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# Python | Remove Consecutive tuple according to key

Sometimes, while working with Python list, we can have a problem in which we can have a list of tuples and we wish to remove them basis of first element of tuple to avoid it’s consecutive duplication. Let’s discuss certain way in which this problem can be solved.

Method : Using groupby() + itemgetter() + next() This task can be performed using combination of these functions. In this, we convert the list to iterator for faster access using next(), itemgetter() is used to get the index of tuple on which we need to perform the deletion(in this case first) and groupby() performs the final grouping of elements.

## Python3

 `# Python3 code to demonstrate working of``# Remove Consecutive tuple according to key``# using itemgetter() + next() + groupby()``from` `operator ``import` `itemgetter``from` `itertools ``import` `groupby` `# initialize list``test_list ``=` `[(``4``, ``5``), (``4``, ``6``), (``7``, ``8``), (``7``, ``1``), (``7``, ``0``), (``8``, ``1``)]` `# printing original list``print``("The original ``list` `is` `: " ``+` `str``(test_list))` `# Remove Consecutive tuple according to key``# using itemgetter() + next() + groupby()``res ``=` `[``next``(group) ``for` `key, group ``in` `groupby(test_list, key ``=` `itemgetter(``0``))]` `# printing result``print``("``List` `after Consecutive ``tuple` `removal : " ``+` `str``(res))`

Output :

```The original list is : [(4, 5), (4, 6), (7, 8), (7, 1), (7, 0), (8, 1)]
List after Consecutive tuple removal : [(4, 5), (7, 8), (8, 1)]```

Time Complexity: O(n*n), where n is the length of the list test_list
Auxiliary Space: O(n) additional space of size n is created where n is the number of elements in the res list

#### Method#2 : Using loop()

In this code, we loop over each tuple in the original list and check if its first element is different than the previous tuple’s first element (or if it’s the first tuple). If it is, we add it to the filtered list. If it’s not, we skip it. This way, we only keep the first tuple with each unique first element in the original list. Finally, we print the filtered list.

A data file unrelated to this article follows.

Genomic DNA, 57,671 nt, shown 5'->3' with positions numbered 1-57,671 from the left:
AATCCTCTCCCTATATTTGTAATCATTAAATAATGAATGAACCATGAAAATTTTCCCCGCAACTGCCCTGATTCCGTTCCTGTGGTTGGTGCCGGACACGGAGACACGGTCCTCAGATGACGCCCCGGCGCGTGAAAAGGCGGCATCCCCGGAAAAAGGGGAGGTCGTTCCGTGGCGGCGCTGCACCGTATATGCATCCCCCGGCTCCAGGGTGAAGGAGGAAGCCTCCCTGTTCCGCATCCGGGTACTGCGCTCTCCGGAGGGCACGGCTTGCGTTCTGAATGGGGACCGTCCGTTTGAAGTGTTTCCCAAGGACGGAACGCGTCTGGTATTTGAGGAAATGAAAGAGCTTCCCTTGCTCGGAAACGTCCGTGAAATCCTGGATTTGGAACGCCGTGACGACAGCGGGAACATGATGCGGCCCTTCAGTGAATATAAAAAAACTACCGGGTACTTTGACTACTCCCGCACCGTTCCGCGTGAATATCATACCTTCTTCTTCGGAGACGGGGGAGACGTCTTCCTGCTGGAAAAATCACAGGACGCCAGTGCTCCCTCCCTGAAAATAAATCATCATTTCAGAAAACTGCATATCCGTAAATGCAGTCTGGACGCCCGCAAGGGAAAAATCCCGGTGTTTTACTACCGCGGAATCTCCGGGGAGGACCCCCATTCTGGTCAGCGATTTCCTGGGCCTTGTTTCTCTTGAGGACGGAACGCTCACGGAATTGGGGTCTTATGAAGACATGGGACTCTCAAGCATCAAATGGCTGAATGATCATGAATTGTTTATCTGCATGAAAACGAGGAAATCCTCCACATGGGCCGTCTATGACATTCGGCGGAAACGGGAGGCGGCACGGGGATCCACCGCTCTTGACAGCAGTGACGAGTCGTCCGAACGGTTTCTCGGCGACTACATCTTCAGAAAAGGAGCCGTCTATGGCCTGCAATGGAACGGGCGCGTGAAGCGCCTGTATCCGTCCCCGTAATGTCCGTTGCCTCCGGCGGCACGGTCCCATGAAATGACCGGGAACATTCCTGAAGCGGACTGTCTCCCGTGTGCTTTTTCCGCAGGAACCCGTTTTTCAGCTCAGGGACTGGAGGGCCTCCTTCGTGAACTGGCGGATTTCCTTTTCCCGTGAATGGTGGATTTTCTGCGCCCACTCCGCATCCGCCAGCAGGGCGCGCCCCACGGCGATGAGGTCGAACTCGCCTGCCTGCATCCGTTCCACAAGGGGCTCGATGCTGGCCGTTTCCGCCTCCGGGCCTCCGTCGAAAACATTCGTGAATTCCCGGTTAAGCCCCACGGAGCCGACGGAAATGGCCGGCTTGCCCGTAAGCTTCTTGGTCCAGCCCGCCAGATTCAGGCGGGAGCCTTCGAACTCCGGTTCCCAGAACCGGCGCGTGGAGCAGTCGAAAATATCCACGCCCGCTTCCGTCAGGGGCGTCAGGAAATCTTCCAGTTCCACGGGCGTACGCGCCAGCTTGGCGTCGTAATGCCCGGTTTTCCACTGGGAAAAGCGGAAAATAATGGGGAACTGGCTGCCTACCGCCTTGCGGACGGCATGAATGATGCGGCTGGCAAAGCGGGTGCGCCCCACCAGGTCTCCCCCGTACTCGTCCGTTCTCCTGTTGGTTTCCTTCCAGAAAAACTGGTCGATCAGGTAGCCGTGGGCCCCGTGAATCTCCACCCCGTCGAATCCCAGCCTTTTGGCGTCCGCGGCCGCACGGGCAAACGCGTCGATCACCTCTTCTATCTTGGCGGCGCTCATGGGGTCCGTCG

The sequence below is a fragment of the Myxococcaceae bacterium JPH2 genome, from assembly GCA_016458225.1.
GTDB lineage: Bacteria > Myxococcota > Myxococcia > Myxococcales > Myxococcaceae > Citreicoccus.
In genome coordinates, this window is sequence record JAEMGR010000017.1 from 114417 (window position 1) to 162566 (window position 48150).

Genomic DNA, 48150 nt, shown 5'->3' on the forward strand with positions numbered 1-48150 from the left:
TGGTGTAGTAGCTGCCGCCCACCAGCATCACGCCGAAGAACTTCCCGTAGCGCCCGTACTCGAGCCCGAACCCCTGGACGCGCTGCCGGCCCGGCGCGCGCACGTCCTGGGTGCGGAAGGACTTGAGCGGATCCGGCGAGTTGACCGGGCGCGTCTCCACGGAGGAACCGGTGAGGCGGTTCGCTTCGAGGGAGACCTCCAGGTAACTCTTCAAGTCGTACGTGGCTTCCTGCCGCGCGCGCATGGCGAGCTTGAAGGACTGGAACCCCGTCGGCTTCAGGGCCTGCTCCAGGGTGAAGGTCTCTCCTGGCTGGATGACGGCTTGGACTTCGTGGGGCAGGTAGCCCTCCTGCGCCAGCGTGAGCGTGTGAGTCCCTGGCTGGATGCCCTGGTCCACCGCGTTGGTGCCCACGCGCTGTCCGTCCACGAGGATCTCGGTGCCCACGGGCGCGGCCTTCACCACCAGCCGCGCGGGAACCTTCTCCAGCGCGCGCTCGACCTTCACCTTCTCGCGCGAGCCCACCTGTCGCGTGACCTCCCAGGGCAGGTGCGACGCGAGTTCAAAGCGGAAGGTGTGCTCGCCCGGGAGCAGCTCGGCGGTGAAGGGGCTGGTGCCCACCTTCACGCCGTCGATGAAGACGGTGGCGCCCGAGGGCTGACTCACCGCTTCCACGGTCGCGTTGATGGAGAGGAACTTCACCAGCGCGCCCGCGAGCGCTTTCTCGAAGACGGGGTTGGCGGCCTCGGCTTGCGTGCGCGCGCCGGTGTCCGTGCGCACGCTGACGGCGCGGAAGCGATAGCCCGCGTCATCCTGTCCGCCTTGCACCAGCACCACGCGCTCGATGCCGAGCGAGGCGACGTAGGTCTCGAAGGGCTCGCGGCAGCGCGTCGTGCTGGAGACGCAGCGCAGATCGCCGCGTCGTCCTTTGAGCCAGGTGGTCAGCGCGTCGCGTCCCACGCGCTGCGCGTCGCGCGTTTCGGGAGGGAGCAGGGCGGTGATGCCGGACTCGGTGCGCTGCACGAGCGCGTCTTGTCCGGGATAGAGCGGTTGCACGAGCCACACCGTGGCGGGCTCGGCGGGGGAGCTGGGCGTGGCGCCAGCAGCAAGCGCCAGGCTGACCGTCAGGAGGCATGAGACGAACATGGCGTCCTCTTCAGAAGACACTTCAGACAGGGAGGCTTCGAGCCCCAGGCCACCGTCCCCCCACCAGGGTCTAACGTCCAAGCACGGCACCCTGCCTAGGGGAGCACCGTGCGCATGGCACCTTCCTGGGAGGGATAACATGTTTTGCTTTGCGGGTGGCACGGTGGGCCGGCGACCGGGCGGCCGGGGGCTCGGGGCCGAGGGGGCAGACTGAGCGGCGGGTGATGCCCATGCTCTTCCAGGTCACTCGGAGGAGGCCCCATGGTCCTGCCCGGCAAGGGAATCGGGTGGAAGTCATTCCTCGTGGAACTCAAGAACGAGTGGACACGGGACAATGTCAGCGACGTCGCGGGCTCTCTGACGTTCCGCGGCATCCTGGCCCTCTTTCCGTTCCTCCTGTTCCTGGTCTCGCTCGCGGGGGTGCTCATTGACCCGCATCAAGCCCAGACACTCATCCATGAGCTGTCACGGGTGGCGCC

## Python3

 `# Define the original list``original_list ``=` `[(``4``, ``5``), (``4``, ``6``), (``7``, ``8``), (``7``, ``1``), (``7``, ``0``), (``8``, ``1``)]` `# Initialize an empty list to hold the filtered items``filtered_list ``=` `[]` `# Loop over each tuple in the original list``for` `i ``in` `range``(``len``(original_list)):``    ` `    ``# Check if this tuple has a different first element than the previous one (or if it's the first one)``    ``if` `i ``=``=` `0` `or` `original_list[i][``0``] !``=` `original_list[i``-``1``][``0``]:``        ``filtered_list.append(original_list[i])` `# Print the filtered list``print``(filtered_list)`

Output

`[(4, 5), (7, 8), (8, 1)]`

Time complexity: O(n)
Auxiliary Space: O(k)

Method#3 : Using numpy:

Algorithm:

1. Create the original list of tuples: original_list = [(4, 5), (4, 6), (7, 8), (7, 1), (7, 0), (8, 1)]
2. Convert the original list into a numpy array: array = np.array(original_list)
3. Use array[:, 0] to get the first column of the numpy array, which contains the unique values we want to filter by.
4. Use np.unique with return_index=True to get the indices of the unique elements in the first column: indices = np.unique(array[:, 0], return_index=True)
5. Use these indices to extract the unique rows from the original array: unique_rows = array[indices]
6. Convert the unique rows back into tuples using a list comprehension: filtered_list = [tuple(row) for row in unique_rows]
7. Print the resulting filtered list: print(filtered_list)

## Python3

 `import` `numpy as np` `# Define the original list``original_list ``=` `[(``4``, ``5``), (``4``, ``6``), (``7``, ``8``), (``7``, ``1``), (``7``, ``0``), (``8``, ``1``)]``# printing original list``print``(``"The original list is : "` `+` `str``(original_list))` `# Convert the list into a numpy array``array ``=` `np.array(original_list)` `# Get the indices of the unique elements based on the first column``indices ``=` `np.unique(array[:, ``0``], return_index``=``True``)[``1``]` `# Get the unique elements based on the indices``res ``=` `[``tuple``(row) ``for` `row ``in` `array[indices]]` `# printing result``print``(``"List after Consecutive tuple removal : "` `+` `str``(res))``#This code is contributed by jyothi pinjala.`

Output:

```The original list is : [(4, 5), (4, 6), (7, 8), (7, 1), (7, 0), (8, 1)]
List after Consecutive tuple removal : [(4, 5), (7, 8), (8, 1)]
```

Time complexity:

Converting the original list to a numpy array takes O(n) time, where n is the number of elements in the list.
Finding the unique elements based on the first column using np.unique() takes O(nlogn) time.
Extracting the unique elements based on the indices takes O(k), where k is the number of unique elements.
Converting the extracted elements back to tuples takes O(k) time.
Therefore, the overall time complexity is O(nlogn), dominated by the np.unique() function.

Space complexity:

Converting the original list to a numpy array takes O(n) space.
Finding the unique elements based on the first column using np.unique() takes O(n) space for the intermediate arrays created.
Extracting the unique elements based on the indices takes O(k) space for the output array.
Converting the extracted elements back to tuples takes O(k) space for the output list.
Therefore, the overall space complexity is O(n).

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